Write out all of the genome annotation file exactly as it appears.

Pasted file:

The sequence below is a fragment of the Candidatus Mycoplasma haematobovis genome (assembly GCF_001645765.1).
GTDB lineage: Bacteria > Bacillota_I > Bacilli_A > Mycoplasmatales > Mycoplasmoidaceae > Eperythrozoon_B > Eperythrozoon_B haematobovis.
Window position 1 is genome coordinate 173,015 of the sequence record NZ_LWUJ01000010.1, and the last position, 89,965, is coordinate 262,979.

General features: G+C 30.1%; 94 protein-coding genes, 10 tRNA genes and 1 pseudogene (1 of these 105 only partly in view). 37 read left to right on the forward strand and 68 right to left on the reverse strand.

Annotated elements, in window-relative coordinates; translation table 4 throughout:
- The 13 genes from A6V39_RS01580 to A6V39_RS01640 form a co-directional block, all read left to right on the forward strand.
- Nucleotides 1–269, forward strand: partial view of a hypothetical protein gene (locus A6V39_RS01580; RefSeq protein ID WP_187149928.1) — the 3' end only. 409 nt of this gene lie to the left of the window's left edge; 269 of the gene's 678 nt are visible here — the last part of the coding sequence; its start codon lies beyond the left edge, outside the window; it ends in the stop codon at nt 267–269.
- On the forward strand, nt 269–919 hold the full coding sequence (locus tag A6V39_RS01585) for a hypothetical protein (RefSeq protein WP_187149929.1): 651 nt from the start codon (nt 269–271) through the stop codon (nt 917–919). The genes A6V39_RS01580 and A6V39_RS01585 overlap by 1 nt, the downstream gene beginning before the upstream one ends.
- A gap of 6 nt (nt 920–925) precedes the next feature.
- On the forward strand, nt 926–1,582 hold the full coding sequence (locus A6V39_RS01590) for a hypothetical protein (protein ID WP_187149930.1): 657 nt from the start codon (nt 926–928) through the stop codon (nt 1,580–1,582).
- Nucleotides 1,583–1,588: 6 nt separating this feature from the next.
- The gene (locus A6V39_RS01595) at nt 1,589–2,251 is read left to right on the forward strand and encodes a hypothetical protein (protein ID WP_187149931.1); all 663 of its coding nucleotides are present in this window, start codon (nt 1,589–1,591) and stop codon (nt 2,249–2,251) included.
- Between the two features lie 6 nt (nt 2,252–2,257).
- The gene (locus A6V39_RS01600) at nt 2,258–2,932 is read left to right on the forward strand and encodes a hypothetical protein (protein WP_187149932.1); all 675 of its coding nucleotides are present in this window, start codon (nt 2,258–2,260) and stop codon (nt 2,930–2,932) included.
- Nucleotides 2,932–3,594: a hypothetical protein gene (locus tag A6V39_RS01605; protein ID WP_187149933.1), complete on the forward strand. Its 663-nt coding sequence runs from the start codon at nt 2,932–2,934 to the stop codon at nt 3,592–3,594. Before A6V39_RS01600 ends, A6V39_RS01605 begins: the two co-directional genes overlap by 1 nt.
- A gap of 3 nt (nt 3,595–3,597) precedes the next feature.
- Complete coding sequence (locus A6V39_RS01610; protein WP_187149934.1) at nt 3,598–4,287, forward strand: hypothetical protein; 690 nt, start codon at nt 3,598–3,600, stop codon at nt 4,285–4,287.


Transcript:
The sequence below is a fragment of the Candidatus Mycoplasma haematobovis genome (assembly GCF_001645765.1).
GTDB lineage: Bacteria > Bacillota_I > Bacilli_A > Mycoplasmatales > Mycoplasmoidaceae > Eperythrozoon_B > Eperythrozoon_B haematobovis.
Window position 1 is genome coordinate 173,015 of the sequence record NZ_LWUJ01000010.1, and the last position, 89,965, is coordinate 262,979.

General features: G+C 30.1%; 94 protein-coding genes, 10 tRNA genes and 1 pseudogene (1 of these 105 only partly in view). 37 read left to right on the forward strand and 68 right to left on the reverse strand.

Annotated elements, in window-relative coordinates; translation table 4 throughout:
- The 13 genes from A6V39_RS01580 to A6V39_RS01640 form a co-directional block, all read left to right on the forward strand.
- Nucleotides 1–269, forward strand: partial view of a hypothetical protein gene (locus A6V39_RS01580; RefSeq protein ID WP_187149928.1) — the 3' end only. 409 nt of this gene lie to the left of the window's left edge; 269 of the gene's 678 nt are visible here — the last part of the coding sequence; its start codon lies beyond the left edge, outside the window; it ends in the stop codon at nt 267–269.
- On the forward strand, nt 269–919 hold the full coding sequence (locus tag A6V39_RS01585) for a hypothetical protein (RefSeq protein WP_187149929.1): 651 nt from the start codon (nt 269–271) through the stop codon (nt 917–919). The genes A6V39_RS01580 and A6V39_RS01585 overlap by 1 nt, the downstream gene beginning before the upstream one ends.
- A gap of 6 nt (nt 920–925) precedes the next feature.
- On the forward strand, nt 926–1,582 hold the full coding sequence (locus A6V39_RS01590) for a hypothetical protein (protein ID WP_187149930.1): 657 nt from the start codon (nt 926–928) through the stop codon (nt 1,580–1,582).
- Nucleotides 1,583–1,588: 6 nt separating this feature from the next.
- The gene (locus A6V39_RS01595) at nt 1,589–2,251 is read left to right on the forward strand and encodes a hypothetical protein (protein ID WP_187149931.1); all 663 of its coding nucleotides are present in this window, start codon (nt 1,589–1,591) and stop codon (nt 2,249–2,251) included.
- Between the two features lie 6 nt (nt 2,252–2,257).
- The gene (locus A6V39_RS01600) at nt 2,258–2,932 is read left to right on the forward strand and encodes a hypothetical protein (protein WP_187149932.1); all 675 of its coding nucleotides are present in this window, start codon (nt 2,258–2,260) and stop codon (nt 2,930–2,932) included.
- Nucleotides 2,932–3,594: a hypothetical protein gene (locus tag A6V39_RS01605; protein ID WP_187149933.1), complete on the forward strand. Its 663-nt coding sequence runs from the start codon at nt 2,932–2,934 to the stop codon at nt 3,592–3,594. Before A6V39_RS01600 ends, A6V39_RS01605 begins: the two co-directional genes overlap by 1 nt.
- A gap of 3 nt (nt 3,595–3,597) precedes the next feature.
- Complete coding sequence (locus A6V39_RS01610; protein WP_187149934.1) at nt 3,598–4,287, forward strand: hypothetical protein; 690 nt, start codon at nt 3,598–3,600, stop codon at nt 4,285–4,287.